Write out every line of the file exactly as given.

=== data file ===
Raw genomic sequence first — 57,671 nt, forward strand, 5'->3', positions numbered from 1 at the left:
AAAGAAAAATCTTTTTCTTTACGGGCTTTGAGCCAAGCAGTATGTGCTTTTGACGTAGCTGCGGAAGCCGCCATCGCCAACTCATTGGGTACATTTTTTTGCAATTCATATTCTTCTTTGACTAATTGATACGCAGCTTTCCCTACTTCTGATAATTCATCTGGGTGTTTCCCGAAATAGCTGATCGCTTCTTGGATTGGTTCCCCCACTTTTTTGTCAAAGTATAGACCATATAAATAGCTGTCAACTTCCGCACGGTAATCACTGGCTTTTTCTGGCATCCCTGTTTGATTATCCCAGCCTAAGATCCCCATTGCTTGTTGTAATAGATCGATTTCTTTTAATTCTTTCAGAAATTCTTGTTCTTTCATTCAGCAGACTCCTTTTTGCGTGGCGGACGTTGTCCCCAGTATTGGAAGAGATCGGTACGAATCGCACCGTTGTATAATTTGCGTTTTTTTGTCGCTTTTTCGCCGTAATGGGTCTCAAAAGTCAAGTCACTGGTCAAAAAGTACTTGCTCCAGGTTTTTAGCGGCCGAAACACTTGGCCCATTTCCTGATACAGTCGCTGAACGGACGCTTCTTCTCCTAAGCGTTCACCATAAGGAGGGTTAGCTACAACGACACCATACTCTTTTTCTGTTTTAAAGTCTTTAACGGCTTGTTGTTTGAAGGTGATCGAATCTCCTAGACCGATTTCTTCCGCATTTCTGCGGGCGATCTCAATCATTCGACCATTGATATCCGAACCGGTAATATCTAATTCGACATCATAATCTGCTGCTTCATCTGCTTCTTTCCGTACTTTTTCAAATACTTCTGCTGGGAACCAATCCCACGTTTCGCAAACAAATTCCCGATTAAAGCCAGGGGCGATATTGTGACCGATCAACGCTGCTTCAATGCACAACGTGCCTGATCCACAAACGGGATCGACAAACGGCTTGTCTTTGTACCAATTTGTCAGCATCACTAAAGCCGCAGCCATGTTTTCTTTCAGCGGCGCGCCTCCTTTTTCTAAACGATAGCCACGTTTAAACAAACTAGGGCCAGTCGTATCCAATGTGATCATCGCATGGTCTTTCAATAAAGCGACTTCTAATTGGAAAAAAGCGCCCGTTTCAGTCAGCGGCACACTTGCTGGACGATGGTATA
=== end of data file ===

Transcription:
Raw genomic sequence first — 57,671 nt, forward strand, 5'->3', positions numbered from 1 at the left:
AAAGAAAAATCTTTTTCTTTACGGGCTTTGAGCCAAGCAGTATGTGCTTTTGACGTAGCTGCGGAAGCCGCCATCGCCAACTCATTGGGTACATTTTTTTGCAATTCATATTCTTCTTTGACTAATTGATACGCAGCTTTCCCTACTTCTGATAATTCATCTGGGTGTTTCCCGAAATAGCTGATCGCTTCTTGGATTGGTTCCCCCACTTTTTTGTCAAAGTATAGACCATATAAATAGCTGTCAACTTCCGCACGGTAATCACTGGCTTTTTCTGGCATCCCTGTTTGATTATCCCAGCCTAAGATCCCCATTGCTTGTTGTAATAGATCGATTTCTTTTAATTCTTTCAGAAATTCTTGTTCTTTCATTCAGCAGACTCCTTTTTGCGTGGCGGACGTTGTCCCCAGTATTGGAAGAGATCGGTACGAATCGCACCGTTGTATAATTTGCGTTTTTTTGTCGCTTTTTCGCCGTAATGGGTCTCAAAAGTCAAGTCACTGGTCAAAAAGTACTTGCTCCAGGTTTTTAGCGGCCGAAACACTTGGCCCATTTCCTGATACAGTCGCTGAACGGACGCTTCTTCTCCTAAGCGTTCACCATAAGGAGGGTTAGCTACAACGACACCATACTCTTTTTCTGTTTTAAAGTCTTTAACGGCTTGTTGTTTGAAGGTGATCGAATCTCCTAGACCGATTTCTTCCGCATTTCTGCGGGCGATCTCAATCATTCGACCATTGATATCCGAACCGGTAATATCTAATTCGACATCATAATCTGCTGCTTCATCTGCTTCTTTCCGTACTTTTTCAAATACTTCTGCTGGGAACCAATCCCACGTTTCGCAAACAAATTCCCGATTAAAGCCAGGGGCGATATTGTGACCGATCAACGCTGCTTCAATGCACAACGTGCCTGATCCACAAACGGGATCGACAAACGGCTTGTCTTTGTACCAATTTGTCAGCATCACTAAAGCCGCAGCCATGTTTTCTTTCAGCGGCGCGCCTCCTTTTTCTAAACGATAGCCACGTTTAAACAAACTAGGGCCAGTCGTATCCAATGTGATCATCGCATGGTCTTTCAATAAAGCGACTTCTAATTGGAAAAAAGCGCCCGTTTCAGTCAGCGGCACACTTGCTGGACGATGGTATA